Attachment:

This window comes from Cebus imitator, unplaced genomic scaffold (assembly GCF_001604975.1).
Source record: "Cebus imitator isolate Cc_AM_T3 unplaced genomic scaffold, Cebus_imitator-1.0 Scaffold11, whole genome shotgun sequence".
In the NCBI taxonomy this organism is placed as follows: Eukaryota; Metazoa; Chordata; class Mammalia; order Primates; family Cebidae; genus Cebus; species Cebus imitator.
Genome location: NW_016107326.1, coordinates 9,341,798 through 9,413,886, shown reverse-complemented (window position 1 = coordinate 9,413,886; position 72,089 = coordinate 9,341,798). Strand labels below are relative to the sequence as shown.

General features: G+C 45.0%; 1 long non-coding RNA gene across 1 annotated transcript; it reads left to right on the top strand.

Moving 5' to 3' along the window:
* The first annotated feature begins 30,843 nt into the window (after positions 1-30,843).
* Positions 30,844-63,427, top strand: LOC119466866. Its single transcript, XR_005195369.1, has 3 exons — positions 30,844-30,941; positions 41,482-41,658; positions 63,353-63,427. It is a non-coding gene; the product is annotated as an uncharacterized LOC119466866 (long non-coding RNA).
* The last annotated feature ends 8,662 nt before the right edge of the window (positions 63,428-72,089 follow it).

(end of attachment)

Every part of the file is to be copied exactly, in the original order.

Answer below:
This window comes from Cebus imitator, unplaced genomic scaffold (assembly GCF_001604975.1).
Source record: "Cebus imitator isolate Cc_AM_T3 unplaced genomic scaffold, Cebus_imitator-1.0 Scaffold11, whole genome shotgun sequence".
In the NCBI taxonomy this organism is placed as follows: Eukaryota; Metazoa; Chordata; class Mammalia; order Primates; family Cebidae; genus Cebus; species Cebus imitator.
Genome location: NW_016107326.1, coordinates 9,341,798 through 9,413,886, shown reverse-complemented (window position 1 = coordinate 9,413,886; position 72,089 = coordinate 9,341,798). Strand labels below are relative to the sequence as shown.

General features: G+C 45.0%; 1 long non-coding RNA gene across 1 annotated transcript; it reads left to right on the top strand.

Moving 5' to 3' along the window:
* The first annotated feature begins 30,843 nt into the window (after positions 1-30,843).
* Positions 30,844-63,427, top strand: LOC119466866. Its single transcript, XR_005195369.1, has 3 exons — positions 30,844-30,941; positions 41,482-41,658; positions 63,353-63,427. It is a non-coding gene; the product is annotated as an uncharacterized LOC119466866 (long non-coding RNA).
* The last annotated feature ends 8,662 nt before the right edge of the window (positions 63,428-72,089 follow it).